6. Stress Triggers Hair Loss
If you’ve ever seen fur fly off Fido when you bring him to the vet, you’ve witnessed the direct and instant effect of stress on hair loss. Although not as dramatic in humans, a traumatic event or stressor can cause hair loss two to three months afterward, says Robert Dorin, D.O., New York-based hair-restoration expert.
Telogen effluvium is a condition caused by stress in which the hairs’ growth phase is prematurely shifted into its resting phase, resulting in thinning of the hair, he says. Psychological and/or physical stressors such as depression, anxiety, lack of sleep and chronic illness can all trigger telogen effluvium. Fortunately, it does not cause permanent damage and improves once the stress resolves, says Dorin.
7. Stress Wrecks Sexual Performance
Stress can also take the wind out of your sails in the bedroom. This can occur in a variety of ways, says Muhammad Mirza, M.D., a men’s health expert and founder of erectiledoctor.com. “Stress can make a man feel no longer interested in sexual activity altogether. Feeling stressed about intimacy itself can result in performance anxiety.”
Left on its own, ongoing stress can also cause chemical and hormonal changes that can lead to worsening sexual problems in the form of erectile dysfunction and/or loss of libido, says Mirza.
Stress-induced performance anxiety can be tackled most efficiently with the help of a qualified sex therapist or mental health professional who deals with sexual dysfunction in men.
8. Stress Impacts Vision
Stress-related eye symptoms range from simple eye twitches to hysterical blindness (reduced peripheral vision), says Andrea Thau, O.D., spokeswoman for the American Optometric Association (AOA). Hysterical blindness requires identifying the underlying cause of the emotional stress. A more common symptom, an eyelid twitch called myokymia, can also be induced by stress. In addition to eliminating the cause of the stress, Thau recommends alternating hot and cold compresses or drinking tonic water (which contains quinine). In rare instances, if it lasts for a few weeks, it may require further evaluation by your eye doctor.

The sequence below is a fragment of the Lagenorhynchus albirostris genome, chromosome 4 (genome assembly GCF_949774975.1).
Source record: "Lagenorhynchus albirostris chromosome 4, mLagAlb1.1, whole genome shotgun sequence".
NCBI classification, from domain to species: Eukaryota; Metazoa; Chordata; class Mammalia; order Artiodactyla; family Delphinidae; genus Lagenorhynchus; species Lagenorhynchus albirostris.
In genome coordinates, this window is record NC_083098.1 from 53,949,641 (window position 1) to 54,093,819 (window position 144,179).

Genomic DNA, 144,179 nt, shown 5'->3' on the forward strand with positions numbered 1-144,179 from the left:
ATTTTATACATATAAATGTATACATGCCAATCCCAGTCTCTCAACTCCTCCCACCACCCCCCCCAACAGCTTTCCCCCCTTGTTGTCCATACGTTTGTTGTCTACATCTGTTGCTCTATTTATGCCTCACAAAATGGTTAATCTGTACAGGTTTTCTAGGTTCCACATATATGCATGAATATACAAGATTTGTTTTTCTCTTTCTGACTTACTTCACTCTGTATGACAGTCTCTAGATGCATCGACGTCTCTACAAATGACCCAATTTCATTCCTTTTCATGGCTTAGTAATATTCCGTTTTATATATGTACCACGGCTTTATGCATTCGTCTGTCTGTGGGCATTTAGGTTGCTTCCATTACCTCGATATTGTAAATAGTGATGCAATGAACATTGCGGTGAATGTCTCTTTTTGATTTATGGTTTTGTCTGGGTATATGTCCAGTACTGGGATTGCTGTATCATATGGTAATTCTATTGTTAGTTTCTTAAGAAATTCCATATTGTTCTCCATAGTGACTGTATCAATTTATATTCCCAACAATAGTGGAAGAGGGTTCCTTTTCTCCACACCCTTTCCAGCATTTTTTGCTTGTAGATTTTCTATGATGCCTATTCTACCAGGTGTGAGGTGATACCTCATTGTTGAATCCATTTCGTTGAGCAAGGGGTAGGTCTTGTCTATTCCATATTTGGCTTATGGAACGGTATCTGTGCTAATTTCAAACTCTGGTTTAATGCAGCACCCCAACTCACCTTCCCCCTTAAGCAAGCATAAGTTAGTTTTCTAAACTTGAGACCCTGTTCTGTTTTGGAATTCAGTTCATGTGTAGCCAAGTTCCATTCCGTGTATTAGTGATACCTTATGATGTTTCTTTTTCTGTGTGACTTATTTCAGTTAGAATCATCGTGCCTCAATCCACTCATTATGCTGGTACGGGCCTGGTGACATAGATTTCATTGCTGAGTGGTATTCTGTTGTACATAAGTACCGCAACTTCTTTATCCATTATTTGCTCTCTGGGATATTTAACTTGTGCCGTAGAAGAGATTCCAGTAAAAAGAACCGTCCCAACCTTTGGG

9. Stress Causes Type 2 Diabetes
Men under chronic stress have a substantially higher risk of developing Type 2 diabetes, compared with men who report no stress or occasional stress, says a Swedish study. More than 6,800 men involved with the study rated their stress level on a six-point scale based on factors such as irritation, anxiety and conditions at work and home.
Men who reported permanent stress related to work or home conditions within the previous one to five years had a 45 percent higher risk of developing diabetes. To stop stress from affecting your health, you must learn to adapt and adjust, says Pamela Peeke, M.D., senior science adviser for Elements Behavioral Health. “When you feel stressed, start looking for solutions. If there’s no way around it, learn how to change your attitude towards the situation.”
10. Stress Triggers Allergy Attacks
If you noticed an uptick in your allergy symptoms, it could be related to your new job or home stresses, according to an Ohio State University study. The 12-week study involved 179 patients and found increased allergy flare-ups linked within days of increased daily stress. And in a high-stress group, 64 percent had more than four flare-ups over two 14-day periods.
Practicing regular meditation can help ease stress, says Pamela Peeke, M.D., senior science adviser for Elements Behavioral Health, who practices transcendental meditation.